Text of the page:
[This project is being developed on two websites. This site has the introductory materials, and everything pertaining to experimental writing on art. The second site has the material on the more general question of writing (fiction and nonfiction) with images (some art, many not).
As the sections are written links will be added to this Table of Contents.]
Table of Contents
The project began with an awareness of four gaps between disciplinary practices and what might count as interesting writing. Three points of reference serve to get the argument underway: 1: the space between interesting writing and art history; 2: the space between interesting writing and visual studies; 3: the space between interesting writing and art theory. These conclude with 4: the space between interesting writing and images.
Under the Heading "Theories"
1 Some Terms
Brief accounts, to get things started, of notions like "writing with images," with "embedded images," with "included images," and with "captionless images"; and what I mean by "experimental," "conceptual," and "contemporary."
2 The Separable Issue of Texts as Images
When text is considered as a graphic element; artists' books; facsimile books.
3 Problems of Images in Texts
Any project that attempts to rethink writing in relation to art needs to also revisit the tangle of theories about how images can work as something other than illustrations: W. J. T. Mitchell, Hubert Damisch, US legal briefs about images as "protected speech," Susan Buck-Morss, Nelson Goodman.
4 What is an Essay?
The promise and problems of the concept of the essay, with notes on Thomas McFarland, Thomas Harrison, Peter Burgard, Claire de Obaldia, Philip Lopate, William Gass, John D'Agata, György Lukács, Walter Benjamin, Max Bense, and Adorno.
5 Critical Theory, Criticism, Criticality, Critique, Kritik
The "creative nonfiction" essay, as it is taught in writing programs, differs widely from the critical theory essay, as it is understood in art theory and criticism. This chapters collects some pertinent theories about what constitutes critical writing as distinct from historical writing, "creative nonfiction," or the "lyrical essay" from Adorno, Irit Rogoff, Greenberg, Kant, and the book Art Critiques: A Guide.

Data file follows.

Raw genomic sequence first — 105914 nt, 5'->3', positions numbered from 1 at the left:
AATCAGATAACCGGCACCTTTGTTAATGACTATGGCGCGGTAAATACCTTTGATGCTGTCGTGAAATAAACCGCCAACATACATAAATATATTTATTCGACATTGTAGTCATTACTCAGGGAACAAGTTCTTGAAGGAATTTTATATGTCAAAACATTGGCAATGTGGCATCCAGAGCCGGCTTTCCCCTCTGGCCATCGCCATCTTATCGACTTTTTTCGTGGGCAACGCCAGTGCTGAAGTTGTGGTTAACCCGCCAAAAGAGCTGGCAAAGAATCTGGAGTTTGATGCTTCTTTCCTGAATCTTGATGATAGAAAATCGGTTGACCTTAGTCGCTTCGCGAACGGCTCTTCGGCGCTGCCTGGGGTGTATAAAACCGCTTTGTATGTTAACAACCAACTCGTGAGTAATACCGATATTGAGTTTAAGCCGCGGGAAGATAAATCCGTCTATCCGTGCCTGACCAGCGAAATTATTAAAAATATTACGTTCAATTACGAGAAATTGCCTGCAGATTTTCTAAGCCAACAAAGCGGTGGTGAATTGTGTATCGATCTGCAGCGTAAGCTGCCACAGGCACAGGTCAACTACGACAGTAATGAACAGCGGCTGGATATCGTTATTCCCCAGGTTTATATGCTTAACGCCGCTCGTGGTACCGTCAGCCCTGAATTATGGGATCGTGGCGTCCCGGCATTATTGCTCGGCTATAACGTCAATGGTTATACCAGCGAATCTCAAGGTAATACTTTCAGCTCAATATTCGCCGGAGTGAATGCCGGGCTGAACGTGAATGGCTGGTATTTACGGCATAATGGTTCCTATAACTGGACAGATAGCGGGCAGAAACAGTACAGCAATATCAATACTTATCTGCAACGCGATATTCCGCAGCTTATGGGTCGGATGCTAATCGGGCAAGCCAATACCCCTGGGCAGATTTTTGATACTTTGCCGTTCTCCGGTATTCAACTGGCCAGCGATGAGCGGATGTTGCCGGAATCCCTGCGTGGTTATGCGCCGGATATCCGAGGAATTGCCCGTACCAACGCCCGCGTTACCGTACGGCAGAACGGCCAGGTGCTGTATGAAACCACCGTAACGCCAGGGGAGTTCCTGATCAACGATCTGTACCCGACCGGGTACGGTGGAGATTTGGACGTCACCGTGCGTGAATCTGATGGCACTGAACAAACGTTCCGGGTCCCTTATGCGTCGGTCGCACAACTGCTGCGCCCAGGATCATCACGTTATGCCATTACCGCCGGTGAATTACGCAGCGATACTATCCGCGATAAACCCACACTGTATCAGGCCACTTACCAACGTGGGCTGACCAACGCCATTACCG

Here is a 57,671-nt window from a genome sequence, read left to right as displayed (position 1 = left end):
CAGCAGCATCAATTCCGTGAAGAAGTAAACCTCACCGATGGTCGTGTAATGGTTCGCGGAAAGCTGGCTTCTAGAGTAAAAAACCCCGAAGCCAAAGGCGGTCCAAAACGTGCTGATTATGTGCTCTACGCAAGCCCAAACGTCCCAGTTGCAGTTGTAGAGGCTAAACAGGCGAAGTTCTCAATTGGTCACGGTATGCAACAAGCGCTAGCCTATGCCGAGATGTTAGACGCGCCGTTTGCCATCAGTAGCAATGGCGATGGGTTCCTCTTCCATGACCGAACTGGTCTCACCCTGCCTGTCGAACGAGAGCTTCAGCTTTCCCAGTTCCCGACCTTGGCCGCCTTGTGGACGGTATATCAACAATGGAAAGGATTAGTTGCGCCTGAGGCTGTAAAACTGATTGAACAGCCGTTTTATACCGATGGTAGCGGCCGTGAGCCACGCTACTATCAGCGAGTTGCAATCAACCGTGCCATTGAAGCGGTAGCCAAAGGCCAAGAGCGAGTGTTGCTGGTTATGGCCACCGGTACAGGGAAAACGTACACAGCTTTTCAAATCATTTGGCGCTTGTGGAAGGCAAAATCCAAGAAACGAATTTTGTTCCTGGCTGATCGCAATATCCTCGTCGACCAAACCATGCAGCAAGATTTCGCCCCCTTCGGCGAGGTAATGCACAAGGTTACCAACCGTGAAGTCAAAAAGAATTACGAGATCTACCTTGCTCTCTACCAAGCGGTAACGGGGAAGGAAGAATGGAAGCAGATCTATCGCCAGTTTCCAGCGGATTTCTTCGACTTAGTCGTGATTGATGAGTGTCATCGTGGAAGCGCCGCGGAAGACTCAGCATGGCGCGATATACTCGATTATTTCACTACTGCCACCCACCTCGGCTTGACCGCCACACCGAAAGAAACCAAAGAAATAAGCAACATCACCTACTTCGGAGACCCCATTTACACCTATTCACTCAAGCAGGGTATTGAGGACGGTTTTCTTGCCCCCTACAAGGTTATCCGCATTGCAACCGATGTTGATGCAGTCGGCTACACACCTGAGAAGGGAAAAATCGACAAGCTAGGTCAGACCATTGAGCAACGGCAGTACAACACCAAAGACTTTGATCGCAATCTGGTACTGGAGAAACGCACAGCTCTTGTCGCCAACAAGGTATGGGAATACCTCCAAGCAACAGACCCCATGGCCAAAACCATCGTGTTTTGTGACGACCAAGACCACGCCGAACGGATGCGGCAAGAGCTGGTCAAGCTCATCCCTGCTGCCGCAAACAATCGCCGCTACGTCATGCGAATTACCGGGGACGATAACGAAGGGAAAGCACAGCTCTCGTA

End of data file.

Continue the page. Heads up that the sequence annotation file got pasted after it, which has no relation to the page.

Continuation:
Writing on Art
6 What Counts as Interesting Writing in Art History?
Introductory remarks Leo Steinberg, Linda Nochlin, Michael Baxandall, Erwin Panofsky, and others; separate studies of Rosalind Krauss, T.J. Clark, Alexander Nemerov, Leo Steinberg, Anne Wagner, Adrian Rifkin, Benjamin Binstock
7 What Counts as Interesting Writing in Visual Studies?
Johanna Frueh, Nicholas Mirzoeff, W.J.T. Mitchell, Sunil Manghani, John Berger
8 What Counts as Interesting Writing in Art Criticism?
Peter Schjeldahl, Michael Kimmelman, Clement Greenberg, Rosalind Krauss, Diderich Diderichsen, Abigail Solomon-Godeau, material on art critiques
9 The French Poststructural Model of Writing with Images
Introductory remarks on Hubert Damisch, Jean-François Lyotard, Jean-Claude Lebensztejn. Precedents in Salvador Dalí and Georges Bataille; Jean Louis Schefer, Hélène Cixous, Jacques Derrida, and Michael Newman
10 How Art History Treats Images
Erwin Panfosky's book on Titian, Michael Baxandall on ekphrasis, Georges Didi-Huberman, a survey of survey textbooks, Horst Bredekamp, Rosalind Krauss's Optical Unconscious
11 How Visual Studies Treats Images
Theorizing Visual Studies, Nicholas Miroeff's Reader, Darian Leader, Lisa Cartwright and Marita Sturken's Introduction; the Journal of Visual Culture)
12 Envoi: The End of Writing on Art
Carol Mavor's Black and Blue; a look back toward art history and forward to fiction that uses images.